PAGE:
Published Online: December 18, 2008
DOI: 10.1111/j.1744-7909.2008.00790.x
      
    A manganese superoxide dismutase (Mn-SOD) gene, NnMSD1, was identified from embryonic axes of the sacred lotus (Nelumbo nucifera Gaertn). The NnMSD1 gene has an open reading frame of 699 bp, and encodes a deduced polypeptide of 233 amino acid residues with a predicted molecular mass 25.9 kDa and isoelectric point of 6.6. The protein contains all conserved residues of the Mn-SOD protein family, including four consensus metal binding domains and a signal peptide for mitochondrial targeting. Southern blot analysis suggests the existence of two Mn-SOD genes in sacred lotus. NnMSD1 was highly expressed in developing embryonic axes during seed development, but appeared in cotyledons only at the early stage of development and became undetectable in the cotyledons during late embryogenesis. The expression of NnMSD1 gene in germinating embryonic axes, in response to various stresses, such as heat shock, chilling, and exposure to stress-related chemicals, was also studied. Heat shock strongly inhibited the expression of the NnMSD1 gene whereas the NnMSD1 transcript level decreased at the early stage of chilling stress treatment, but was strongly expressed at the later stage. An increase in expression was also highly induced by H2O2 in germinating embryonic axes. The results suggest that the expression pattern of NnMSD1 gene differed between developing axes and cotyledons, and that NnMSD1 gene expression responds strongly to chilling and oxidative stress. Li W, Qi L, Lin X, Chen H, Ma Z,Wu K, Huang S (2009). The expression of manganese superoxide dismutase gene from Nelumbo nucifera responds strongly to chilling and oxidative stresses. J. Integr. Plant Biol. 51(3), 279每286.
Abstract (Browse 1874)  |  References  |  Full Text HTML  |  Full Text PDF  |  Cited By       
          Molecular Physiology
Alternative Splicing and Differential Expression of Two Transcripts of Nicotine Adenine Dinucleotide Phosphate Oxidase B Gene from Zea mays,
Author: Fan Lin, Yun Zhang and Ming-Yi Jiang
Journal of Integrative Plant Biology 2009 51(3): 287-298
DOI: 10.1111/j.1744-7909.2008.00808.x
      
    

With the exception of rice, little is known about the existence of respiratory burst oxidase homolog (rboh) gene in cereals. The present study reports the cloning and analysis of a novel rboh gene, termed ZmrbohB, from maize (Zea mays L.). The full-length cDNA of ZmrbohB encodes a 942 amino acid protein containing all of the respiratory burst oxidase homolog catalytically critical motifs. Alternative splicing of ZmrbohB has generated two transcript isoforms, ZmrbohB-α and -β. Spliced transcript ZmrbohB-β retains an unspliced intron 11 that carries a premature termination codon and probably leads to nonsense-mediated mRNA decay. Expression analysis showed that two splice isoforms were differentially expressed in various tissues and at different developmental stages, and the major product was ZmrbohB-α. The transcripts of ZmrbohB-α accumulated markedly when the maize seedlings were subjected to various abiotic stimuli, such as wounding, cold (4 °C), heat (40 °C), UV and salinity stress. In addition, several abiotic stimuli also affected the alternative splicing pattern of ZmrbohB except wounding. These results provide new insight into roles in the expression regulation of plant rboh genes and suggest that ZmrbohB gene may play a role in response to environmental stresses.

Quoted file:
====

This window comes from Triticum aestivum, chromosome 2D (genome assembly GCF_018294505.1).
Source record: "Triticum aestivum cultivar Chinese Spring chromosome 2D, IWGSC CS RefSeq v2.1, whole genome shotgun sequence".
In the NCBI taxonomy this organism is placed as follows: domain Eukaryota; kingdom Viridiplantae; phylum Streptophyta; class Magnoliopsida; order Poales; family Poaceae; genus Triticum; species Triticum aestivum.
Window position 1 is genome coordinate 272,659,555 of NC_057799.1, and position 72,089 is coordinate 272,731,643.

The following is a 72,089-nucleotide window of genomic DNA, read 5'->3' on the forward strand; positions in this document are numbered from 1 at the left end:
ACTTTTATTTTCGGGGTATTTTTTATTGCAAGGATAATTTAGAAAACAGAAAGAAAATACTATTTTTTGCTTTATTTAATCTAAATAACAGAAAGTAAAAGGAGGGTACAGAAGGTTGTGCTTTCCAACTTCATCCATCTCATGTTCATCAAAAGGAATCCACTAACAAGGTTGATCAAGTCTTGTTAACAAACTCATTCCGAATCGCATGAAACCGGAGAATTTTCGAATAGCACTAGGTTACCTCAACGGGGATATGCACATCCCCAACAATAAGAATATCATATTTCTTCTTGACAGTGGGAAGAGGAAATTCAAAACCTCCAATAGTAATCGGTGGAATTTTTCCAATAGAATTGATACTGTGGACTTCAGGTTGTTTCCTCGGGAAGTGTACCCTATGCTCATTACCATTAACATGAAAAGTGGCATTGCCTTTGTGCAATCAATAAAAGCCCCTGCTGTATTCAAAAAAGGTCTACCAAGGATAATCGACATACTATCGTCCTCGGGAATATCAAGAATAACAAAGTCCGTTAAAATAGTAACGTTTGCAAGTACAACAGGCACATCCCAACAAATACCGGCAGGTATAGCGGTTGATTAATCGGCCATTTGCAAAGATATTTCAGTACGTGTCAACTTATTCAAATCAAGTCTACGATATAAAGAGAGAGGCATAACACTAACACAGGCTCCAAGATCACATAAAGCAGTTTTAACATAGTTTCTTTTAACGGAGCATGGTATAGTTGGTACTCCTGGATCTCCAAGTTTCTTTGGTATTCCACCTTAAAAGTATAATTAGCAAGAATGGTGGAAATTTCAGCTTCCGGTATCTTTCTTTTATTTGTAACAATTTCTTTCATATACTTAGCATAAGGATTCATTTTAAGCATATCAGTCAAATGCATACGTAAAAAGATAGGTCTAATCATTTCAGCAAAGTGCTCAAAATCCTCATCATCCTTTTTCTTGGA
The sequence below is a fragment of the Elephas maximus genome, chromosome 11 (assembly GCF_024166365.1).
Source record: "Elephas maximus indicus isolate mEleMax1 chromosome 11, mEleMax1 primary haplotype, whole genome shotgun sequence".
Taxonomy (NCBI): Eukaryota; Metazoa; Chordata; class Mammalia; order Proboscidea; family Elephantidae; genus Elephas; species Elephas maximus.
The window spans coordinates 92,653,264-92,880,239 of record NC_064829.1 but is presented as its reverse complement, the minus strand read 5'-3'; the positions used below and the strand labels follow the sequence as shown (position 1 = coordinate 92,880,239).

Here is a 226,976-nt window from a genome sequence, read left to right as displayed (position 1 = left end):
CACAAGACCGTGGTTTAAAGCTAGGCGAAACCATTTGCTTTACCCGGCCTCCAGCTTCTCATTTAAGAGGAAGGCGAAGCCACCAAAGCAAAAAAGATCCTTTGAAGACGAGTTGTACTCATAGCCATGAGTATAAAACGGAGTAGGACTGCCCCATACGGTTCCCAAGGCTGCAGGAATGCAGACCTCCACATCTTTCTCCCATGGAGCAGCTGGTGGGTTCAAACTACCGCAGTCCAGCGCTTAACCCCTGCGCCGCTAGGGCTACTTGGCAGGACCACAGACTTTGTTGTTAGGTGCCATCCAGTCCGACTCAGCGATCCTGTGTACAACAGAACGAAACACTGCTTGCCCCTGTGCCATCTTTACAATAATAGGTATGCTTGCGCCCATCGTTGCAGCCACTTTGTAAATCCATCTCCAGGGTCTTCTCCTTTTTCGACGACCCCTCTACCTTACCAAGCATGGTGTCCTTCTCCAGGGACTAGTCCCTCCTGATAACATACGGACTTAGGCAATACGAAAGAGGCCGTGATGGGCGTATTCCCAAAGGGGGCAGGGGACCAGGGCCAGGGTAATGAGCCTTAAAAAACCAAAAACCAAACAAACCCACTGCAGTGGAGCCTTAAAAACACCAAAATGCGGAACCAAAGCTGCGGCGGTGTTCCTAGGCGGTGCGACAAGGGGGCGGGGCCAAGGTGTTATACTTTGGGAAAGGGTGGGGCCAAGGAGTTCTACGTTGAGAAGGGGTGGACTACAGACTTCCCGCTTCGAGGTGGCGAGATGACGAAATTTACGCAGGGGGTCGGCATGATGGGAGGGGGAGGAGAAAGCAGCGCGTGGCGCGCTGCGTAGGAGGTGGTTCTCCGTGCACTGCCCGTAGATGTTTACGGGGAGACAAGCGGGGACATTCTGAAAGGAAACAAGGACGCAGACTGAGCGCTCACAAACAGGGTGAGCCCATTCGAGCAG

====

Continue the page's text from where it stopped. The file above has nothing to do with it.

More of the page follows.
Lin F, Zhang Y, Jiang MY (2009). Alternative splicing and differential expression of two transcripts of nicotine adenine dinucleotide phosphate oxidase B gene from Zea mays. J. Integr. Plant Biol. 51(3), 287–298.

Abstract (Browse 1866)  |  References  |  Full Text HTML  |  Full Text PDF  |  Cited By       
          Molecular Ecology and Evolution
Variation in Floral Sex Allocation and Reproductive Success in Sequentially Flowering Inflorescence of Corydalis remota var. lineariloba (Fumariaceae)
Author: Yan-Fei Zeng, Wei-Ning Bai, Yu Zhou and Da-Yong Zhang
Journal of Integrative Plant Biology 2009 51(3): 299-307
DOI: 10.1111/j.1744-7909.2008.00724.x
      
    In hermaphroditic plants, female reproductive success often varies among different positions within an inflorescence. However, few studies have evaluated the relative importance of underlying causes such as pollen limitation, resource limitation or architectural effect, and few have compared male allocation. During a 2-year investigation, we found that female reproductive success of an acropetally flowering species, Corydalis remota Fisch. ex Maxim. var. lineariloba Maxim. was significantly lower in the upper late developing flowers when compared with the lower early flowers. Supplementation with outcross pollen did not improve female reproductive success of the upper flowers, while removal of the lower developing fruits significantly increased female reproductive success of the upper flowers in both years, evidencing resource limitation of the upper flowers. Female production in upper flowers was greatly improved by simultaneous pollen supplementation of the upper flowers and removal of the lower fruits, suggesting that, when resources are abundant, pollenmay limit the female reproductive success of the upper flowers. The less seed mass in the upper flowers didn*t increase in all treatments due to architecture. In the upper flowers, ovule production was significantly lower and the pollen : ovule ratio was significantly higher. These results suggest that male-biased sex allocation in the upper flowers may lead to increased male reproductive success, whereas the lower flowers have higher female reproductive success. Zeng YF, Bai WN, Zhou Y, Zhang DY (2009). Variation in floral sex allocation and reproductive success in sequentially flowering inflorescence of Corydalis remota var. lineariloba (Fumariaceae). J. Integr. Plant Biol. 51(3), 299每307.
Abstract (Browse 2306)  |  References  |  Full Text HTML  |  Full Text PDF  |  Cited By